What you need to know about Champagne and Sparkling Wines

December 31, 2016

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It’s not Champagne unless it comes from Champagne, France.  If it comes from anywhere else it’s referred to as Sparkling Wine.

Generally speaking sparkling wines DO NOT get better with age.  If you are fortunate enough to have a properly stored vintage you may get lucky. 


Proper Pronunciation:

•Dom Pérignon – Dom Peh-ree-nyon

•Veuve Clicquot – Verv Kli-koh

•Deutz – Dirts

•Ruinart – Rwee-nar

•Piper-Heidsieck – Pee-pay Ed-sick

•Mumm – Moom / Mewm

•Pol Roger – Pol Roh-jeh

•Louis Roederer – Loo-wee Row-ed-er-ey

•Bollinger – Bol-an-jey

•Moët et Chandon – Moh-et et Chan-dawn


The Process of Bubbles:

Step 1.  Start with a slightly tart white wine

Step 2.  Add yeast and sugar into a contained environment i.e. the bottle.  As the yeast eats the sugar it releases carbon dioxide.  Being as it is in a closed environment the carbon dioxide has nowhere to go thus carbonating the wine.  This second fermentation is called Liqueur di Tirage.

Step 3.  Lees and Riddlings.  Lees are dead yeast cells that are left behind in the bottle.  A wine that is sur lees (with lees) will taste richer.  Riddling is the act of rotating the bottles around while they are upside down over a period of time.  This motion slowly collects the lees into the neck of the wine bottle.  Careful, these bottles are highly pressurized.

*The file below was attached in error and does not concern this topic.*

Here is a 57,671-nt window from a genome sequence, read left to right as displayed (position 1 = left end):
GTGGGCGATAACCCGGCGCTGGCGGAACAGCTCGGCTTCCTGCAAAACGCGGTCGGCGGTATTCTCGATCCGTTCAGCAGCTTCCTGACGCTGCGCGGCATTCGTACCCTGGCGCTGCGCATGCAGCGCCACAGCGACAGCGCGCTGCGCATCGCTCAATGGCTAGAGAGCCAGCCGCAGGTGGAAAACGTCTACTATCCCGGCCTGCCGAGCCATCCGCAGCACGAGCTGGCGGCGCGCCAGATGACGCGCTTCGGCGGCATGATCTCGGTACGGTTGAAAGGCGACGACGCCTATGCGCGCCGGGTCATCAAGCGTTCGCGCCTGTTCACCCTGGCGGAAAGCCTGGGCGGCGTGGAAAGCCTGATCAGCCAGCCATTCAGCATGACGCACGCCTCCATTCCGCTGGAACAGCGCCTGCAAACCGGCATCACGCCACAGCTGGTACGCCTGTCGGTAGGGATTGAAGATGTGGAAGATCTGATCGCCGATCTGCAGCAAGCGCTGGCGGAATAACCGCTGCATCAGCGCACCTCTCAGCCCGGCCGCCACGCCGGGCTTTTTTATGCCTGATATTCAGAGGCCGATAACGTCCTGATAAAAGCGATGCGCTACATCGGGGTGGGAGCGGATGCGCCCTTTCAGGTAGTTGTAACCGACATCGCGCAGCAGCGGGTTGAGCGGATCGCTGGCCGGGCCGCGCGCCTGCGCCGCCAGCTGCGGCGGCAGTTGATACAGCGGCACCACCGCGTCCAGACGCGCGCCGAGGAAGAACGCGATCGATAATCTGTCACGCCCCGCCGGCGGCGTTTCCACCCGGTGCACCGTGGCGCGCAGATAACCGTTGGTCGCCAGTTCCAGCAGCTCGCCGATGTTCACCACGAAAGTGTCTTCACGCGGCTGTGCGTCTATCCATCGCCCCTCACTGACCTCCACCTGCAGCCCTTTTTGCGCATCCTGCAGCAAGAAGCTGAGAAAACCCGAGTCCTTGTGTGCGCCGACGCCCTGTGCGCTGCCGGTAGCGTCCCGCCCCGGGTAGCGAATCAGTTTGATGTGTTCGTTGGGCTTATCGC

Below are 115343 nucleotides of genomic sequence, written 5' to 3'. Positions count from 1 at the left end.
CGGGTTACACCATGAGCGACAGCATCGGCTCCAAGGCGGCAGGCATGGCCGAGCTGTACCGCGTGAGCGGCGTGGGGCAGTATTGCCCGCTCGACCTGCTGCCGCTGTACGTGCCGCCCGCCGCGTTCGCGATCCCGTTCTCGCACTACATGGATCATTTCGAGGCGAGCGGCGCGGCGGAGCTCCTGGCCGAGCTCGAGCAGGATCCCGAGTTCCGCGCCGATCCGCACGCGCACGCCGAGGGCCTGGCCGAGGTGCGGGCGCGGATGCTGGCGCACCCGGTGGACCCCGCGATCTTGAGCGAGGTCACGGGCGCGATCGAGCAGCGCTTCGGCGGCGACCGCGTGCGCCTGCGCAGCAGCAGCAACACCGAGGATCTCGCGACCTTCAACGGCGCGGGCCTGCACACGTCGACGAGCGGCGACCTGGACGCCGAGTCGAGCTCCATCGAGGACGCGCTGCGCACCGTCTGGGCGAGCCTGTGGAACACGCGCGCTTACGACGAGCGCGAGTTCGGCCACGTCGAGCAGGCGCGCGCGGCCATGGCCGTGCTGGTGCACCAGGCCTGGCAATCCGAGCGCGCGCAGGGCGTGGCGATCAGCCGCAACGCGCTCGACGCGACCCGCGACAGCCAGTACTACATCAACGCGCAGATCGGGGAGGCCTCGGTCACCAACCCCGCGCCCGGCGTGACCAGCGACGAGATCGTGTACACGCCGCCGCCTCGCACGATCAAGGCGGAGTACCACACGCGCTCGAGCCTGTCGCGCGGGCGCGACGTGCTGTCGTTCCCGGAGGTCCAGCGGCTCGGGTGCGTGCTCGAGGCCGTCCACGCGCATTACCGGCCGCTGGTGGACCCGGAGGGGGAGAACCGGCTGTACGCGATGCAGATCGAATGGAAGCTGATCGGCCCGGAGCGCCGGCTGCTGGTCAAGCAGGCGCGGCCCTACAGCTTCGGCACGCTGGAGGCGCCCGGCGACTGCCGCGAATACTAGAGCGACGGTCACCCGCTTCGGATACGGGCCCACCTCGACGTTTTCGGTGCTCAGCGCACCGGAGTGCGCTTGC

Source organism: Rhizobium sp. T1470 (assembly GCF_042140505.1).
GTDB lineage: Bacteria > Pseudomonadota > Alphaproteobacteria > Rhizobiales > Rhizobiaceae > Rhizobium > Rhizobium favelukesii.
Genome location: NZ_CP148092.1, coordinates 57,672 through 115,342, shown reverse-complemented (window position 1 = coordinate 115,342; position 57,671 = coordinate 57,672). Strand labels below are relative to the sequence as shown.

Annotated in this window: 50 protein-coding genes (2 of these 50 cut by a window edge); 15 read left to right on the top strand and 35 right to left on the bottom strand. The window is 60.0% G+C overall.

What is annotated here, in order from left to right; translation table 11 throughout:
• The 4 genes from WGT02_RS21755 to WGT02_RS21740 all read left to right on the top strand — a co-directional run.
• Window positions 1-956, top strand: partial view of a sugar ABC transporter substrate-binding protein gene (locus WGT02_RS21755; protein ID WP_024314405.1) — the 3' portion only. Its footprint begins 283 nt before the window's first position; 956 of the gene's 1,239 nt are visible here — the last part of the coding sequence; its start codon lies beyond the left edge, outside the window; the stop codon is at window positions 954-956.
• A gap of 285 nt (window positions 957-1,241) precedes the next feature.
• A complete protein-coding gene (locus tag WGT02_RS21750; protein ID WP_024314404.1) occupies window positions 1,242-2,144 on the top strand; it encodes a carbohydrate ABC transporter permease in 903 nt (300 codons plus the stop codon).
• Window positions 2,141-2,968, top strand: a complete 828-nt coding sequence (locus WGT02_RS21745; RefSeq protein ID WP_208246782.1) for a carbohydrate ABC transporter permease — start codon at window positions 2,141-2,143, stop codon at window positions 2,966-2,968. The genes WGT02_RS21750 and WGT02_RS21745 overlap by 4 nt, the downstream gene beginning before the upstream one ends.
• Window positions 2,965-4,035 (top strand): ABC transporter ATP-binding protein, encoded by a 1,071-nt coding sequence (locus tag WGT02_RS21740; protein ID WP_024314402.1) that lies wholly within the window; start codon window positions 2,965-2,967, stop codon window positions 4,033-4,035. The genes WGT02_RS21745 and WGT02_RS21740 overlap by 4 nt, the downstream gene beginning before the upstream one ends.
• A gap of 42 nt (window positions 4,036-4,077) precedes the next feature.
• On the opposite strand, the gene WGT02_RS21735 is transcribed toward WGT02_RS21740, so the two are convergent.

Step 4.  Disgorge and Dosage.  This is the fun part.  Once all of the junk has settled into the neck of the bottle, the neck is put headfirst into a liquid nitrogen bath. This freezes all of the lees. Once frozen, the cap it taken off and the ice cube of lees comes flying out.  You now have a clear bottle of sparkling wine.  After disgorgement, a combination of wine and sugar is added for flavor.  Of course depending on the type of sparkling wine or champagne you are working with will depend on how much sugar is added back in.


How Sweet it is:

  • Brut Nature – No Sugar Added
  • Extra Brut
  • Brut- This is the most popular option as it has a slight sweetness and pairs well with food
  • Extra Dry- A little bit sweeter and is often used as an aperitif (an alcoholic beverage before a meal)
  • Dry
  • Demi-Sec- Used as a Dessert Wine
  • Doux- The Sweetest


What Type of Glass to Use:

The taller and more narrow the flute, the further the bubbles have to go.  This not only looks pretty, but it keeps the bubbles popping longer.  If you prefer a more flat champagne go with the classic and sexy coupe.


Which champagne glass



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